Name of Structure: The McIntyre House / The Needlework Shop

Original Location: Long Run – Doddridge County

Donated By: Darryl Lattea

Flatwall Cupboard Donated By: Lennie Jones of Bristol

Masonry By: Sant Shahan

Original Sponsor: Regina Caulfield

Restoration Sponsor: Hall Drilling, LLC

The deed search for the Andrew McIntyre home or the Needlework Shop reveals this property was owned by Lloyd and Elizabeth Lowndes and Richard Lowndes in 1885. This story and a half house was probably built around the time of the Civil War. The size of the windows and the fact that the upstairs had bedrooms helps to determine this time period. The downstairs would most likely have consisted of one room as it has now. The chimney and fireplace is unique, built the old way without a smoke shelf. It was built with a straight throat that usually does not draw well. Having been with the Fort for some time and in need of repairs, the McIntyre’s House was restored and re-opened in 2011.

Spinning was a chore delegated to girls and women. The men would sheer the sheep in the spring and the wool was then picked and cleaned by all the children, then carded and spun. It is much easier to spin wool “in the grease” or unwashed. Wool is very rich in lanolin. Wool was spun on two types of wheels. One of these was a walking wheel, where it is said the woman would walk as much as twenty miles in a day while spinning. The other type of wheel is a treadle wheel where the woman sat and worked a treadle with her foot.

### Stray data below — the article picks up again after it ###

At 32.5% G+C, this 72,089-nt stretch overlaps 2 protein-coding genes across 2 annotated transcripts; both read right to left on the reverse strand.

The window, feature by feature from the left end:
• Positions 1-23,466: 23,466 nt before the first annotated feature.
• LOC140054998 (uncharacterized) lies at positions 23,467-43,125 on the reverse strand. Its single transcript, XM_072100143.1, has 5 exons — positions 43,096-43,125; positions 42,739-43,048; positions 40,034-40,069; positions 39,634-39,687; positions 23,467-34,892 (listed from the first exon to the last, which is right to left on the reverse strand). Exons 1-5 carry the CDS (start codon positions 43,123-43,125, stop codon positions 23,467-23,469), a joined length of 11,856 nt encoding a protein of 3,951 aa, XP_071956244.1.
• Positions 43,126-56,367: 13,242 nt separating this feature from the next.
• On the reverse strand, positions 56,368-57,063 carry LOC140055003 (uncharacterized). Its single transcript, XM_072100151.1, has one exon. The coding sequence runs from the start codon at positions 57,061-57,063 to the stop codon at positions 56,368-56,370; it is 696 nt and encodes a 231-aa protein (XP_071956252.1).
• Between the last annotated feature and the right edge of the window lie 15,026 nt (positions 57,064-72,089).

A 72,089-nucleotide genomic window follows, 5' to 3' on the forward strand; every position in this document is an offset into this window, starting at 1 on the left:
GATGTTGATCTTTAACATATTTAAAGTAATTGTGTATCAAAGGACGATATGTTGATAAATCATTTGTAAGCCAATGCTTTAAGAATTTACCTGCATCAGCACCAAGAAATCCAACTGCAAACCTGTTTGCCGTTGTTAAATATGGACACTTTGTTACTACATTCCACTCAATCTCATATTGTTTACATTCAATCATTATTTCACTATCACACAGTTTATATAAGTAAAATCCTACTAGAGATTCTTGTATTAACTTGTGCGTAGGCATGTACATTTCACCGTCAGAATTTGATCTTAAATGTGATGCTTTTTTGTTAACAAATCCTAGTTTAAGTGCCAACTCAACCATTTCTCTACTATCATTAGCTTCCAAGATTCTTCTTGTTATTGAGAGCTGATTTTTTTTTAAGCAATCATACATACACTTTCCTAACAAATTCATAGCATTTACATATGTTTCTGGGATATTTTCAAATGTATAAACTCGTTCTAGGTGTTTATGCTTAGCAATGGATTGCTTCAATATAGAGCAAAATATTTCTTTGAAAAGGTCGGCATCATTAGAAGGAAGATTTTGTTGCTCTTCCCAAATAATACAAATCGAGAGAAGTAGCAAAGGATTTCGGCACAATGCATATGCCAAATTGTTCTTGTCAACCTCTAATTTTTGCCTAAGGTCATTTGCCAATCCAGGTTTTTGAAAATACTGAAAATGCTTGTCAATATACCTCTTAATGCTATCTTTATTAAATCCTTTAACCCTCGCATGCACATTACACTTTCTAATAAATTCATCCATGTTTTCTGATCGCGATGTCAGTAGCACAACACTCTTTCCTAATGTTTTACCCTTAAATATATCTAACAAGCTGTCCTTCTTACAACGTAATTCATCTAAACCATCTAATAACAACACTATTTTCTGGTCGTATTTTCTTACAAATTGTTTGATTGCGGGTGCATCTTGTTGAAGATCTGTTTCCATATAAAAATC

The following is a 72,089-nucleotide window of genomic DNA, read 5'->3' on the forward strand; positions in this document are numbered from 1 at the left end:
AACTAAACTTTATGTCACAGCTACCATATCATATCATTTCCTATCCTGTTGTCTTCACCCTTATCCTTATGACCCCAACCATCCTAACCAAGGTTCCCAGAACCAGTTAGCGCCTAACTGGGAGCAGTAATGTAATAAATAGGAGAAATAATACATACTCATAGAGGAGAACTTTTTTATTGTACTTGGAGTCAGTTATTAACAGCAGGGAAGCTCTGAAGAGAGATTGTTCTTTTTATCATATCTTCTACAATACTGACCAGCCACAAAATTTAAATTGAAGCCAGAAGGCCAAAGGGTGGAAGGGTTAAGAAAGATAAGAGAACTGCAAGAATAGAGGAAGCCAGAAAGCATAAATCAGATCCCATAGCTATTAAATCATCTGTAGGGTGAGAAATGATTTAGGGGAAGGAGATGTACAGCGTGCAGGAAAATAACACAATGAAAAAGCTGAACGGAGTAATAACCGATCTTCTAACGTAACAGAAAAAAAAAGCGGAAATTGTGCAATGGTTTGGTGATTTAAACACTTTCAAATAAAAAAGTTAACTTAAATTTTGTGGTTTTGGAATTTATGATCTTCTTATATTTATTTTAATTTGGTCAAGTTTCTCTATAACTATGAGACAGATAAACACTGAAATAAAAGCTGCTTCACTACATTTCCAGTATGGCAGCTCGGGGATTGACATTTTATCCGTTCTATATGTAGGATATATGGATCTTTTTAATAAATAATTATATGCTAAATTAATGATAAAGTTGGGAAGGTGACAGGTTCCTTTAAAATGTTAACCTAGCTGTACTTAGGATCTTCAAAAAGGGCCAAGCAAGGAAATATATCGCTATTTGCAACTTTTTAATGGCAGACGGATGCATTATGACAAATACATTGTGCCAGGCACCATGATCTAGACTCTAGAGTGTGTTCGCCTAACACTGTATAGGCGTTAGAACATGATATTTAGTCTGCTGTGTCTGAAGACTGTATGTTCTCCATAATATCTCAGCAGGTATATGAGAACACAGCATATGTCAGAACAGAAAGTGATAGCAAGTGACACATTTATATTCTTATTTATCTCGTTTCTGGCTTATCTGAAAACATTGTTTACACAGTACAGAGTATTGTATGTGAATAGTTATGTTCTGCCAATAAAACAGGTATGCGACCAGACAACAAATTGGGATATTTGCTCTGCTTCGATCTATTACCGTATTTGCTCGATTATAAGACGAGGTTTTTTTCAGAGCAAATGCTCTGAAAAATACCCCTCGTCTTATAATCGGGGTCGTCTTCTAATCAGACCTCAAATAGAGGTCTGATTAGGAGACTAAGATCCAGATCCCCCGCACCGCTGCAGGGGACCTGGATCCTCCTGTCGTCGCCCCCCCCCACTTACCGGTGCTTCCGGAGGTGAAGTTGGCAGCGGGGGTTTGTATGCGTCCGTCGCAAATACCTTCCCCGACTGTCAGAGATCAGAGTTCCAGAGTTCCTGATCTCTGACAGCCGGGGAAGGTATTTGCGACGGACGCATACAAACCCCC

Flax was also grown for linen thread. It goes through a long process. Once the flax is harvested, it is laid to ret or soak in water to break down the fibers. It then goes through a flax-brake to remove the woody portion, and it is combed. After this process you have a fiber that looks something like a horsetail, but spins into a linen thread.

Early in their life girls learned how to embroider, do crewel work, quilt, and sew. One of the first projects for a girl to accomplish was to make a man’s shirt. Samplers were made to display the embroiderer’s skills. People were very resourceful. For instance, beautiful quilts were created from many scraps of material, such as clothing.


The content of this page was developed by information provided to and written by David Huffman, 2023 Intern Fairmont State University.